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Written By Ryan MerchantPublished 04/12/22
As energy prices tick up, homeowners across America could use a little relief. We can’t control the price of electricity, unfortunately, but we can control our thermostats. Taking personal care to save electricity at home will mean more money in your pocket.
Some homeowners are afraid that reducing their energy use will lead to a steep drop in comfort, but this doesn’t need to be the case. Employing several simple ways to save electricity can achieve a meaningful effect without significantly affecting your lifestyle. The goal is to improve energy efficiency and minimize waste rather than endure the heat or cold.
Let’s look at the best ways to reduce energy use at home.
Switching off unnecessary lighting and adjusting your thermostat are straightforward and effective ways to conserve electricity, but here are some of the less obvious electrical energy-saving tips.
Drafty doors and windows are among the most significant causes of home energy inefficiency. If you’re running your heat or air conditioning, keep your doors and windows firmly sealed. Consider applying weather stripping to your windows and using gaskets or insulation kits on your doors. These materials are readily available online or in hardware stores, and they don’t require special knowledge or skills to install.
If your budget allows, you can install energy-efficient windows. While the upfront cost may be high, this kind of home improvement pays for itself over time.
Traditional incandescent bulbs are not especially efficient. They consume a good deal of electricity and burn out quickly. Modern LED bulbs last much longer and use only a quarter of the energy that incandescent bulbs use.
Many people like the warm glow of incandescent bulbs, but you can achieve the same hue with LEDs. Many LED bulbs are programmable, allowing you to set your home lighting to virtually any color or intensity.
Just because an appliance is off doesn’t mean it’s not continuing to consume energy. Devices such as phone and computer chargers, coffee machines, televisions, and rechargeable vacuums are dubbed “energy vampires” because of the amount of electricity they draw at all hours of the day and night. All together, these devices can increase an energy bill by 10% or more.
The obvious way to deal with an energy vampire is to simply unplug it, but this can be a nuisance, especially if the plug it behind a piece of furniture or another hard-to-reach place. Using power strips can make this easier. You can switch off the entire switch to power down all devices connected to it. There are also power strips that you can remotely control, and there are smart power strips that can cut power to devices that don’t require it while maintaining power to devices that do.
When the temperature drops, use the sun to keep the chill at bay. Open your curtains to invite direct sunlight to warm your home. Arrange your home so that your workspace is near a window. You’ll feel warmer in the sun, and the natural light will eliminate the need for energy-consuming artificial light.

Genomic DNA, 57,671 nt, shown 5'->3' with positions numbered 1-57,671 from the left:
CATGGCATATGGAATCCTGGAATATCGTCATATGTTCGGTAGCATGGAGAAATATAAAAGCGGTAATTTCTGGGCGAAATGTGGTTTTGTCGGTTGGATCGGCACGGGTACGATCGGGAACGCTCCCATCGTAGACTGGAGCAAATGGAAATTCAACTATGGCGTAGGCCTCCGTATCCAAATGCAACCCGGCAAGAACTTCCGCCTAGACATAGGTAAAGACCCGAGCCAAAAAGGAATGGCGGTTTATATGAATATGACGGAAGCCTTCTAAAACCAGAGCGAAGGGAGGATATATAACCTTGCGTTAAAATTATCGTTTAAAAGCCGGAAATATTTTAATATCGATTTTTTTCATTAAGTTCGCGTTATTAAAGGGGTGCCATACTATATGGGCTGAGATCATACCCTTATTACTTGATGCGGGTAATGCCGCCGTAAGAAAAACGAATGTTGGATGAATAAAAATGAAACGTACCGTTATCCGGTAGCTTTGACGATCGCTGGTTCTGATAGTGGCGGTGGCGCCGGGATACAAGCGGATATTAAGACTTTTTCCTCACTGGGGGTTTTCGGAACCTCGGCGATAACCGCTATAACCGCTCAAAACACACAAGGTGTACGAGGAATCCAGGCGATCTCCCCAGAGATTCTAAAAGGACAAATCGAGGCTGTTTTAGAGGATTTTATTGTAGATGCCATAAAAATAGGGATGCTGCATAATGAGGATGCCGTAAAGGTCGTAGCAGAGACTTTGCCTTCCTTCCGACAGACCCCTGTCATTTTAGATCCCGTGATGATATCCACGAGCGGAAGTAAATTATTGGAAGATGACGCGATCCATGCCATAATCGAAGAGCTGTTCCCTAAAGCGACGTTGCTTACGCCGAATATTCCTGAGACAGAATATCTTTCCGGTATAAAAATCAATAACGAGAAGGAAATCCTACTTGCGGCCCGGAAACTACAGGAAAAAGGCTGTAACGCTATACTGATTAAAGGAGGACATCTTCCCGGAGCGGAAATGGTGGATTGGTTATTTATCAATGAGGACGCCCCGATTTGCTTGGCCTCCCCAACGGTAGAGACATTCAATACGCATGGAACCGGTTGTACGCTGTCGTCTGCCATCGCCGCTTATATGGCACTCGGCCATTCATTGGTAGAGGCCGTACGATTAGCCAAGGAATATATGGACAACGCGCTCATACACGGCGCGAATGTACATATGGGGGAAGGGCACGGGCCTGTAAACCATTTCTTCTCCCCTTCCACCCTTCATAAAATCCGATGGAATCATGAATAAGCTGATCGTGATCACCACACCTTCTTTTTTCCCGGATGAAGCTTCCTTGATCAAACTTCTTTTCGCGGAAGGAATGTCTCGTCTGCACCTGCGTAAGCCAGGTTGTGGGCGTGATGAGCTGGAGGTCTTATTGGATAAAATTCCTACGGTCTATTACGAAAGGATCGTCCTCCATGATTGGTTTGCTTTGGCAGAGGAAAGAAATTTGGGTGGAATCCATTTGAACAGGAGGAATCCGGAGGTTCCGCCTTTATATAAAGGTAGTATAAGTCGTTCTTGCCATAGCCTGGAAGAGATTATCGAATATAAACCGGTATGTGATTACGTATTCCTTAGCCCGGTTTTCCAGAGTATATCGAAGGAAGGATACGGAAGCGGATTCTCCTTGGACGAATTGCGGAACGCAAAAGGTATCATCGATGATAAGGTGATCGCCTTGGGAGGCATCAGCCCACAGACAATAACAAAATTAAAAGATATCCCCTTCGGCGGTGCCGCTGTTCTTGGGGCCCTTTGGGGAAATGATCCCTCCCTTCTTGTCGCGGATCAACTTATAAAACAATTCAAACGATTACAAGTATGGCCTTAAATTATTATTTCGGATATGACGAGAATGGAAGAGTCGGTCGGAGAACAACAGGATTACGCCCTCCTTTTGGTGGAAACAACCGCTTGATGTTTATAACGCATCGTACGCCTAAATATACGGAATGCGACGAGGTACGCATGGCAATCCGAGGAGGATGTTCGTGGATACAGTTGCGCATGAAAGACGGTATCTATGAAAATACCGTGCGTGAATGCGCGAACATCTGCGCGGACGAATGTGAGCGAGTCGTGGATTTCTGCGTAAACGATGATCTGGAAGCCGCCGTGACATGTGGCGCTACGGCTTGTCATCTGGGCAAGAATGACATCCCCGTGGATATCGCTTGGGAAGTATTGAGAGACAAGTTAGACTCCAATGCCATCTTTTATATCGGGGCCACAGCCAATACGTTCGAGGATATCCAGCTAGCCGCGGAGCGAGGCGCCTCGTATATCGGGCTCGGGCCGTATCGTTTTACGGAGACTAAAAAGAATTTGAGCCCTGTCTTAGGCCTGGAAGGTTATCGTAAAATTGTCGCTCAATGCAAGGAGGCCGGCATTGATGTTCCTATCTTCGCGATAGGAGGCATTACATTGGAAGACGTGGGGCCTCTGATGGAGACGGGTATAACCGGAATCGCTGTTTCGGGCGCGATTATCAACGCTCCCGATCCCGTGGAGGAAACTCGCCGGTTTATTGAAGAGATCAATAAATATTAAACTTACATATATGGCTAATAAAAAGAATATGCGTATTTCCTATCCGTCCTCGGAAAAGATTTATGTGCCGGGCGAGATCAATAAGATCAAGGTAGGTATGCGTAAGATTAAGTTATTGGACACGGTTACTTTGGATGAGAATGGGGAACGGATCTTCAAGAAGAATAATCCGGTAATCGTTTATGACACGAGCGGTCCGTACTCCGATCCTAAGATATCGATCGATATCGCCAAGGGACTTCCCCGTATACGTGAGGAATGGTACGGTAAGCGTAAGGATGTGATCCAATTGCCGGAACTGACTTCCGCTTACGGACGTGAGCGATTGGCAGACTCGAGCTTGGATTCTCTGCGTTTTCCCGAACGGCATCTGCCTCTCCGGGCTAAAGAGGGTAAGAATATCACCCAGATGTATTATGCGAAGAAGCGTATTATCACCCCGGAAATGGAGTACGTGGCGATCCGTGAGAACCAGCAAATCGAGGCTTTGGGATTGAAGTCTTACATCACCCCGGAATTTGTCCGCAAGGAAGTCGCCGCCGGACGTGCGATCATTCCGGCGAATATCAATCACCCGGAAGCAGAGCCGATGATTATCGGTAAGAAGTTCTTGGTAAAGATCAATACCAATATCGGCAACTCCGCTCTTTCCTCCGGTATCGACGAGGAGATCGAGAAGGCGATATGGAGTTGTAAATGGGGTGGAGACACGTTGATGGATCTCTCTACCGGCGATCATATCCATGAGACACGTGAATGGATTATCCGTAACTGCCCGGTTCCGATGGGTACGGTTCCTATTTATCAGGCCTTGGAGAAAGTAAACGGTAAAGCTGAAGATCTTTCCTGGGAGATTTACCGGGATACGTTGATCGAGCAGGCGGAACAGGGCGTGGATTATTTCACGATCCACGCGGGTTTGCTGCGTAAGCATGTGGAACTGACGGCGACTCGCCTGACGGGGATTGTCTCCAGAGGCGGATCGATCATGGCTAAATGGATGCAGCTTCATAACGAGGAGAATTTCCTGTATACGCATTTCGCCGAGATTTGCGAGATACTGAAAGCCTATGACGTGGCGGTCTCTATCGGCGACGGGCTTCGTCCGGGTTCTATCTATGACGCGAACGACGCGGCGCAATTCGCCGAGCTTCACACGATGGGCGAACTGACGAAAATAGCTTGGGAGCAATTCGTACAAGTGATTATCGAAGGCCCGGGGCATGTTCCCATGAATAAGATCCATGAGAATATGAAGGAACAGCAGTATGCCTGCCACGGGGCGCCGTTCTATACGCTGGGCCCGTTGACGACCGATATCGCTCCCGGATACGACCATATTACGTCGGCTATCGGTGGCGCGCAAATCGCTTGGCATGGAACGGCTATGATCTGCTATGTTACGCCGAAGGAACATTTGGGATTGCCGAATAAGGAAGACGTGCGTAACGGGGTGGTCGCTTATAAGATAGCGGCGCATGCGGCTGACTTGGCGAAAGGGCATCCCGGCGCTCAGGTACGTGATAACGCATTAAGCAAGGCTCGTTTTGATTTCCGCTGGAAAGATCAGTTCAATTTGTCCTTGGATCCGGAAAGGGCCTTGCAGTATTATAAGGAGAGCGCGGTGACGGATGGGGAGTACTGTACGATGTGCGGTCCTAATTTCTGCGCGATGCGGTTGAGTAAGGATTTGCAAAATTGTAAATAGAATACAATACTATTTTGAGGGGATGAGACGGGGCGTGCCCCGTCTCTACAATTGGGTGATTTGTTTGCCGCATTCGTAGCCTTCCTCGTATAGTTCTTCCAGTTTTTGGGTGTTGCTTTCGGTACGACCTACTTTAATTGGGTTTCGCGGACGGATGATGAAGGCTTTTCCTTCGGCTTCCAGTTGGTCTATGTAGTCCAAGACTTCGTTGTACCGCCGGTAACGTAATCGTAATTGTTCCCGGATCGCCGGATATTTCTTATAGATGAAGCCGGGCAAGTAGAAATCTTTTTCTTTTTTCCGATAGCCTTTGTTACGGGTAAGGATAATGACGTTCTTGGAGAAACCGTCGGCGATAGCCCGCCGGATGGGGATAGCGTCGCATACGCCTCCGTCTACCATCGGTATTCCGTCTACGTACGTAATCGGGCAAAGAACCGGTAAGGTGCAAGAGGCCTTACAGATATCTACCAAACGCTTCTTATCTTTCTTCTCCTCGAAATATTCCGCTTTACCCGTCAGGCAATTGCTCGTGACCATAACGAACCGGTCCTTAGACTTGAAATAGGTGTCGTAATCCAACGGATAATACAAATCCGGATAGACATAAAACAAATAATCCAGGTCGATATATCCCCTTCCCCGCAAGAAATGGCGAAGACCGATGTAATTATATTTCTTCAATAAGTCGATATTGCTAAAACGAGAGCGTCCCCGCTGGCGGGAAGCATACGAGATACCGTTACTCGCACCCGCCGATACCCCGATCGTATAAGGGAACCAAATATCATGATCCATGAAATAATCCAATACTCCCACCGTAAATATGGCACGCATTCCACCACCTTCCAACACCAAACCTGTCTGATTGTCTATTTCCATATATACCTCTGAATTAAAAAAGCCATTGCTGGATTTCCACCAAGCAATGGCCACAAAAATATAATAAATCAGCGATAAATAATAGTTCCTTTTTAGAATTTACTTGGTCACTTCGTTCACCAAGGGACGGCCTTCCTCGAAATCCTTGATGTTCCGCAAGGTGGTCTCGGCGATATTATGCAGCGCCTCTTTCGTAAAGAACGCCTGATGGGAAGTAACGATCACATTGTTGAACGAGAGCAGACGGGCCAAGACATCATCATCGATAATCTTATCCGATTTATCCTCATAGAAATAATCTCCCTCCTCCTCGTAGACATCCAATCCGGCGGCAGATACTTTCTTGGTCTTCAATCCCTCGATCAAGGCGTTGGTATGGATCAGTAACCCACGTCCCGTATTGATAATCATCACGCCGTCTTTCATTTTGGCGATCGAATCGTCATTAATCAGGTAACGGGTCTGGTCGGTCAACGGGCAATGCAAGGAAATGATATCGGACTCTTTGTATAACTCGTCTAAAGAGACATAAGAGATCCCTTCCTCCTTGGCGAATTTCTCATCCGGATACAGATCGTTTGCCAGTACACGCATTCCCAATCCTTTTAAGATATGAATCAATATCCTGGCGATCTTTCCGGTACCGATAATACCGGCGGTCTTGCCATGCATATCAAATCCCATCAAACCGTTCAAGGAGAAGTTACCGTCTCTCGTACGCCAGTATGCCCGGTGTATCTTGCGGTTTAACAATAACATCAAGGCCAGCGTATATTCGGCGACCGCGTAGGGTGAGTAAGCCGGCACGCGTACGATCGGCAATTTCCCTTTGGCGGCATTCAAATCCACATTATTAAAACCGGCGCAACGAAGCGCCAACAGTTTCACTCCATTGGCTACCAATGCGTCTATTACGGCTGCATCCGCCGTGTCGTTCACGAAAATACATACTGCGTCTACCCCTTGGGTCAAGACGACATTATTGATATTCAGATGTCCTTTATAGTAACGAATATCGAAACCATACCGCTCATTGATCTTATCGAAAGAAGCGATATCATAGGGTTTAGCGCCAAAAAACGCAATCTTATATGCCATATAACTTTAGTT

In the summer, use light-colored curtains to reflect the hot sun. This will keep your home cooler, but the light curtains will still allow in enough light to work by.
A poorly maintained appliance is an inefficient one. If your refrigerator’s evaporative coils are choked with dust, the machine needs to work harder to maintain a cool temperature. Dirty, clogged filters significantly impair your air conditioner’s ability to cool your home.
Maintenance is critical. Keep a schedule to ensure you’re attending to all your home appliances and systems weekly, monthly, or seasonally, as appropriate.
Smart thermostats have remarkable energy-saving potential. These devices are programmable and adapt to your daily routine, heating or cooling your home to an appropriate temperature only when necessary. Studies have that shown smart thermostats can cut energy use by up to 15%.
Water heaters can be a big drain on energy. If the heater’s thermostat is set too high, the system consumes excess energy to heat water to scalding temperatures that no person would use. A water heater should usually be set between 120 and 140 degrees. Anything higher than 150 degrees can be quite dangerous.
Consider that the insulation of your plumbing is a factor as well. If your pipes are poorly insulated and the water heater is set too low, your water will be lukewarm or cool by the time it reaches your shower. Consider trying a few different temperature settings to find the right setting for your home.
Modern appliances consumer much less energy than their older counterparts. Consider investing in new appliances as your budget allows. Look for machines with the “Energy Star” branding.
Air leaks make it harder to maintain a consistent home temperature. Look for small gaps near doors and windows, recessed lighting, baseboards, outlets, and access panels. Use caulk to seal up the gaps and eliminate drafts.
Ovens and cooktops generate a lot of heat. That’s great on a cold winter day, but it’s not ideal in the summer. When your air conditioning is running, avoid cooking indoors. Plan meals that don’t require high heat or use an outdoor grill.
If you take advantage of a variety of electrical energy conservation opportunities, you’ll see marked reductions in your monthly energy bill. You’ll also extend the lifespan of your home equipment and reduce the likelihood of a costly breakdown.
But if a breakdown does nevertheless occur, Liberty Home Guard has you covered. You stand to save even more money with a home warranty. Reach out to our team for a free quote by calling (866)-834-5570.